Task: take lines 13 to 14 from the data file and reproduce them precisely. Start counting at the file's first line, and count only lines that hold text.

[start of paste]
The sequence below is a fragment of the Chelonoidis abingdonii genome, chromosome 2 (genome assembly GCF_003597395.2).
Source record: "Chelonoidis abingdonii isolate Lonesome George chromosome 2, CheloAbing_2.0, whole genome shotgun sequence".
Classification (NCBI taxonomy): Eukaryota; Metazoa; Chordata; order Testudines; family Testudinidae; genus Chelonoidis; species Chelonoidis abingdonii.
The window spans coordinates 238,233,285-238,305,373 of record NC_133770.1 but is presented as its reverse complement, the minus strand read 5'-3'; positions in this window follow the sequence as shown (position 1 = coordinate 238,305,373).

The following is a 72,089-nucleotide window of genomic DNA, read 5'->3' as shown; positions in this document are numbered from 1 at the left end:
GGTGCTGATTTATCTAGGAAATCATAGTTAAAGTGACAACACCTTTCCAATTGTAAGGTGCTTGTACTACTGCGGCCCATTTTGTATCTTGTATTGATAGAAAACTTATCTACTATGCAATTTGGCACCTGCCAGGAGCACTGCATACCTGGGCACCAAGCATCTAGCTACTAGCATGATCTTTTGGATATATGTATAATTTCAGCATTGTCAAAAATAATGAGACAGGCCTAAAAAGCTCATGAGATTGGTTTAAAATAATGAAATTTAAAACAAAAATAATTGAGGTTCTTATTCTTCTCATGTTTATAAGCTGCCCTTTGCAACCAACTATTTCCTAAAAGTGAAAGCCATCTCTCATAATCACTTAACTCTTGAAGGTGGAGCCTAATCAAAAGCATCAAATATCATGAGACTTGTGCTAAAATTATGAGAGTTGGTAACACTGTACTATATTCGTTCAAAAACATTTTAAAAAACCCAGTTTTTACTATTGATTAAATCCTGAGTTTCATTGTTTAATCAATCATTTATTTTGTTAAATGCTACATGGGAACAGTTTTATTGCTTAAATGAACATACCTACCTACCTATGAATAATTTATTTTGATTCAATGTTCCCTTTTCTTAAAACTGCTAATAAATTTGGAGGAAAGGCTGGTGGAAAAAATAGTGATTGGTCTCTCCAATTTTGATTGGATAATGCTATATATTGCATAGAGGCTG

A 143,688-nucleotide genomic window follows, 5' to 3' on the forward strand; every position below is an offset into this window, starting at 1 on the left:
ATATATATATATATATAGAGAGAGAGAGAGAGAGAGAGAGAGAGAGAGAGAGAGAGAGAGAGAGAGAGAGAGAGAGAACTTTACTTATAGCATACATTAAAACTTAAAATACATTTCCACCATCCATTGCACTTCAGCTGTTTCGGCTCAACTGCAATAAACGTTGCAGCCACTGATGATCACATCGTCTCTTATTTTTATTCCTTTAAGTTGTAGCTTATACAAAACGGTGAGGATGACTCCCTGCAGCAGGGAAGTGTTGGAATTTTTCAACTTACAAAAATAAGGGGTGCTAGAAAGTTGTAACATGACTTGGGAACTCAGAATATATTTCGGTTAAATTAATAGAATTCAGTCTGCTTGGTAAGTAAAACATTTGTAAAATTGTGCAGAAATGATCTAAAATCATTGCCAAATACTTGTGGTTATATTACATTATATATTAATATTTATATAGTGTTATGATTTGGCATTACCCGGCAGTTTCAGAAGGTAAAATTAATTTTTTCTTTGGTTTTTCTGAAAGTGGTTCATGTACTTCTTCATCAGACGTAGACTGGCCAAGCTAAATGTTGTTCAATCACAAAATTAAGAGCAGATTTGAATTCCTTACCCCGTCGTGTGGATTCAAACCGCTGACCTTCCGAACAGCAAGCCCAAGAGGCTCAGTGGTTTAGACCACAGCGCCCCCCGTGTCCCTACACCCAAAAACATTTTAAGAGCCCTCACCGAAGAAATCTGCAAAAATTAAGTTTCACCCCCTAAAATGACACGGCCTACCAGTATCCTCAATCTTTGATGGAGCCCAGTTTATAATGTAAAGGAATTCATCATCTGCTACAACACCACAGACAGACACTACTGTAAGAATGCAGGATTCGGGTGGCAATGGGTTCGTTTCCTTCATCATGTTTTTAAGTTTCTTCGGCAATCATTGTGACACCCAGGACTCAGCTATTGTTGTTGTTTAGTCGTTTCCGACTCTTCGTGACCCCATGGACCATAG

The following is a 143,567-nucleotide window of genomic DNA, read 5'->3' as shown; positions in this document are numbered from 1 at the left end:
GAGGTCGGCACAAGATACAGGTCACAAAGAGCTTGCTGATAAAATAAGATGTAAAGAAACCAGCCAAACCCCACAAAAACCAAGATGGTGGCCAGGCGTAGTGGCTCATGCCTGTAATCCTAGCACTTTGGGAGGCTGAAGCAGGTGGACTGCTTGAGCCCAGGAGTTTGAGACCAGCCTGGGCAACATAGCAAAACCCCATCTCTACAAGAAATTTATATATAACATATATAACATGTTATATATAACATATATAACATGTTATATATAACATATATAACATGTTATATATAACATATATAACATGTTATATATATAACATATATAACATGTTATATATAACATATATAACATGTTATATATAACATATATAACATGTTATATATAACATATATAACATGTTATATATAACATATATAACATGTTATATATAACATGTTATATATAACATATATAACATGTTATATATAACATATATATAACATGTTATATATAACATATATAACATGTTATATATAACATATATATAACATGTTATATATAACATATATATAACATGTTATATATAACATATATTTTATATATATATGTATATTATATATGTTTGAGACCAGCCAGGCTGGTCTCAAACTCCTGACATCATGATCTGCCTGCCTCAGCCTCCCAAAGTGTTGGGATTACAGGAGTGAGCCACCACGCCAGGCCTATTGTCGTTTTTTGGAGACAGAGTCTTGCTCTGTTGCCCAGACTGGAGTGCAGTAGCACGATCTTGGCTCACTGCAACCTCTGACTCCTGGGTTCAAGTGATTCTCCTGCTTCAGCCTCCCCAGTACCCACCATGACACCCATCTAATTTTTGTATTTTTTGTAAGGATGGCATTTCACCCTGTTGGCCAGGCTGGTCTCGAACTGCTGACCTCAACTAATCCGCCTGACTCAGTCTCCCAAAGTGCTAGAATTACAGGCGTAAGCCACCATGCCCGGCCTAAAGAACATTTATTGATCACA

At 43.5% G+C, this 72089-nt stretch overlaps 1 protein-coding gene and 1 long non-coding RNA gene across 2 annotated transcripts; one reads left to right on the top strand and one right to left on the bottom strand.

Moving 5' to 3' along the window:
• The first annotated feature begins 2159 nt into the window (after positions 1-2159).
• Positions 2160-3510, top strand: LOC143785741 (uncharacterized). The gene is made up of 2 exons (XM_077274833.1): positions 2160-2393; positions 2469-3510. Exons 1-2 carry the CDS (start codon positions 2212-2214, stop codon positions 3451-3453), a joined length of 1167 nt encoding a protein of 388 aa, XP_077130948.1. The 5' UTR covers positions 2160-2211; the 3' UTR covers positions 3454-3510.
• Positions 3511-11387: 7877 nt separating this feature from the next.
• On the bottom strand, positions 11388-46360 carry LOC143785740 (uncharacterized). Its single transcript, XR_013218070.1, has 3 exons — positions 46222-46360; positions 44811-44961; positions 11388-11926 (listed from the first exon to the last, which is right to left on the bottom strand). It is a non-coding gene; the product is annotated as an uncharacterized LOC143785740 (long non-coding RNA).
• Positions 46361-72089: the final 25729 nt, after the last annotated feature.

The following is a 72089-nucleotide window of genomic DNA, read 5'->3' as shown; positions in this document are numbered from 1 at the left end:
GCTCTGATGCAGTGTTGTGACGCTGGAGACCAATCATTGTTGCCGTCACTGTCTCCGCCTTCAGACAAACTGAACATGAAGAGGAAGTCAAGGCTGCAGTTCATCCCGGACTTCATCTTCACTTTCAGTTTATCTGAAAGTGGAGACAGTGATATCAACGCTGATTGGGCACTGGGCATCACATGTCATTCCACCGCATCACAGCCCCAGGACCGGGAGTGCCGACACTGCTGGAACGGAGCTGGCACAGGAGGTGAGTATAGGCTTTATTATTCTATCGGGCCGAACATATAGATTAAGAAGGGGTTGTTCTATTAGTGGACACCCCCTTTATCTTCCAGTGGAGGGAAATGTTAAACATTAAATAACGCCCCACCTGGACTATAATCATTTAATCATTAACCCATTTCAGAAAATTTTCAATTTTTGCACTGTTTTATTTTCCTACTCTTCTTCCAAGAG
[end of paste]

• The first annotated feature begins 2159 nt into the window (after positions 1-2159).
• Positions 2160-3510, top strand: LOC143785741 (uncharacterized). The gene is made up of 2 exons (XM_077274833.1): positions 2160-2393; positions 2469-3510. Exons 1-2 carry the CDS (start codon positions 2212-2214, stop codon positions 3451-3453), a joined length of 1167 nt encoding a protein of 388 aa, XP_077130948.1. The 5' UTR covers positions 2160-2211; the 3' UTR covers positions 3454-3510.